Freshwater | WWF Zambia

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Our impact under Freshwater

© Blackbean Production/WWF

What is the issue?

Freshwater habitats such as lakes, rivers, streams, wetlands and aquifers house an incredible proportion of the world’s biodiversity: more than 10% of all known animals and about 50% of all known fish species. Yet despite the massive role water plays for people and nature, it is a surprisingly finite resource. Less than 1% of the world's water is fresh and accessible.
 
It’s also threatened. Climate change, population growth and changing consumption patterns are just a few of the myriad forces putting freshwater systems increasingly at risk. Freshwater species are declining at an alarming rate of 76% much faster than terrestrial or marine species and freshwater habitats are in worse condition than those of forests, grassland or coastal systems.

What are we doing?

WWF partners with governments, businesses,  financial institutions and communities to ensure healthy freshwater systems exist to provide a sustainable future for all. Together, we can create a water-secure future. 

 

How do we do this?


Working with partners, we;

Advocate for river flows in the Lower Kafue and Luangwa catchments needed to secure freshwater ecosystem functioning and provide international public goods are secured in water allocation plans and restored in regulated river reaches.

Ensure that endangered species like the Kafue Lechwe in the Kafue Flats are protected.

Advocate that key international public goods and ecosystem functions are secured with the application of environmental and social safeguards.

Engage financial institutions to integrate water/environmental risks cost in lending practices to large scale agriculture, energy and mining businesses.

Work with the private sector to ensure that agricultural production potential in the Lower Kafue is not limited further by alterations in the system health.

What are the big wins?

  1. In 2017, WWF and partners petitioned government to declare the Luangwa River as a Water Resource Protection Area and protect it from threats such as a proposed dam, unsustainable agriculture and deforestation. Close to 200,000 people worldwide signed the petition. So far, plans to construct the dam have been halted and WWF has started the formal process of securing its protection.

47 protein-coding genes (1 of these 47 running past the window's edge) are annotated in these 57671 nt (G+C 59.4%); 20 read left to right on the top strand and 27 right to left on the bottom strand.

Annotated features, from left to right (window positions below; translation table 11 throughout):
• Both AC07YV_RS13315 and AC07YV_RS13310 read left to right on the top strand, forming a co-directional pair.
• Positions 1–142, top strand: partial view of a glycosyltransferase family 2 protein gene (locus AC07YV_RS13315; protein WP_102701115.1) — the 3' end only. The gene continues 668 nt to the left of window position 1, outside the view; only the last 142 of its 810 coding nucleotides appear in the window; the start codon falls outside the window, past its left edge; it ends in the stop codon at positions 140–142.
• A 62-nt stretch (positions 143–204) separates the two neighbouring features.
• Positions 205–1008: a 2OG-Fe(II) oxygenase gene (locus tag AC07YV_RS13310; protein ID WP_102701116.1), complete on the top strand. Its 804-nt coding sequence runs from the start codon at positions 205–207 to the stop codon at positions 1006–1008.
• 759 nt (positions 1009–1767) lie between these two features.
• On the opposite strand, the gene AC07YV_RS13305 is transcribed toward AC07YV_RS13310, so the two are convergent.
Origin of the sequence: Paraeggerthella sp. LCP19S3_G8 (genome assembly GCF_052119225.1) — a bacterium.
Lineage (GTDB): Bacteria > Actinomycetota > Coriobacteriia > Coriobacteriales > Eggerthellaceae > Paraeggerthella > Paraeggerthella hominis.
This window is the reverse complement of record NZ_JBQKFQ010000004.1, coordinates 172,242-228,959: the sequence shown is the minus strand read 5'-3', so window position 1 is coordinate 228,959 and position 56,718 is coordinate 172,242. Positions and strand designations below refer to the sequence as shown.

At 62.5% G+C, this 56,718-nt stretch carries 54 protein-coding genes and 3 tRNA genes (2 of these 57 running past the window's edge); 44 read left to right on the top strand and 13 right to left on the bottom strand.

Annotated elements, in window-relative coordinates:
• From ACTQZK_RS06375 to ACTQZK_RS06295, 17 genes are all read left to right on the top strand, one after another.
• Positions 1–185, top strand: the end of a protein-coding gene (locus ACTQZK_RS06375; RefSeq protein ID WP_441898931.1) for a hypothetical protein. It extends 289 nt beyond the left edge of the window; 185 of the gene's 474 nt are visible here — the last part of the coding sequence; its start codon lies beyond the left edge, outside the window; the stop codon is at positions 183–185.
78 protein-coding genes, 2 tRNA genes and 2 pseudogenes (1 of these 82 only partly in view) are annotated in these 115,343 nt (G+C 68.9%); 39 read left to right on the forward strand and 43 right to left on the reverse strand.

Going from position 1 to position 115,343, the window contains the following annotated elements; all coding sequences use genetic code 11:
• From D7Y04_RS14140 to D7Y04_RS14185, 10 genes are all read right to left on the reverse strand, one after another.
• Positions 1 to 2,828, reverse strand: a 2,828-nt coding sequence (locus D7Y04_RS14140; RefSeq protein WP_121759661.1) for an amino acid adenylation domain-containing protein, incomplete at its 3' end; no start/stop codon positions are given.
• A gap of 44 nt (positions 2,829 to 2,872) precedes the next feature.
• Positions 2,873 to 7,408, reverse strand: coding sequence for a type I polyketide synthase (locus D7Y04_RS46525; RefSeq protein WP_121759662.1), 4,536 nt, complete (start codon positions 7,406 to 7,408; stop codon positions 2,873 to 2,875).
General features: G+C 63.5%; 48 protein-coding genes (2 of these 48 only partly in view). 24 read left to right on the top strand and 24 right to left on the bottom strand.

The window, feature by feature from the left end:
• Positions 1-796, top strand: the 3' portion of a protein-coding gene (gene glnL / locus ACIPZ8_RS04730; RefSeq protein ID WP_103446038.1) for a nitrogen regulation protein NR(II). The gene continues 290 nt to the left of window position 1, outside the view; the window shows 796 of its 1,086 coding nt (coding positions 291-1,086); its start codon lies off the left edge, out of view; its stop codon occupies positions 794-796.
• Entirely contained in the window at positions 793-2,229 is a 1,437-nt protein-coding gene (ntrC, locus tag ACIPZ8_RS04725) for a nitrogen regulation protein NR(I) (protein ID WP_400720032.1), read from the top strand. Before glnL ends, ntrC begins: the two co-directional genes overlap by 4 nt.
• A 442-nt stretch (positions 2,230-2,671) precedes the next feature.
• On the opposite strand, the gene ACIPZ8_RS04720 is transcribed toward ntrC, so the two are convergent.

2. WWF has been conducting ongoing research with partners such as the Water Resources Management Authority and ABInBev on the water situational analysis of the Lower Kafue River Basin. Results of this research has strengthened the partnership of the Kafue Flats Joint Action Group, who are private sector organisations all benefiting from the Kafue Flats, working together with WWF to ensure the water is managed sustainably.
  3. WWF is officially recognized as backstopping partner on environmental flows by the national water regulator and private sector.
  4. WWF has worked with partners to develop a Hydroatlas showcasing Water Resource Protection Areas in Zambia.
  5. We worked with civil society organisations to prevent the construction of Lusemfwa dam which would have had detrimental impacts downstream on farmers, Game Management Areas and the currently existing hydropower generating dam, on the river.
  6. Through working with the department of National Parks and Wildlife, and the International Crane Foundation, we have cleared over 1000 hectares of the invasive Mimosa Pigra, thereby restoring the habitat of the endemic Kafue Lechwe.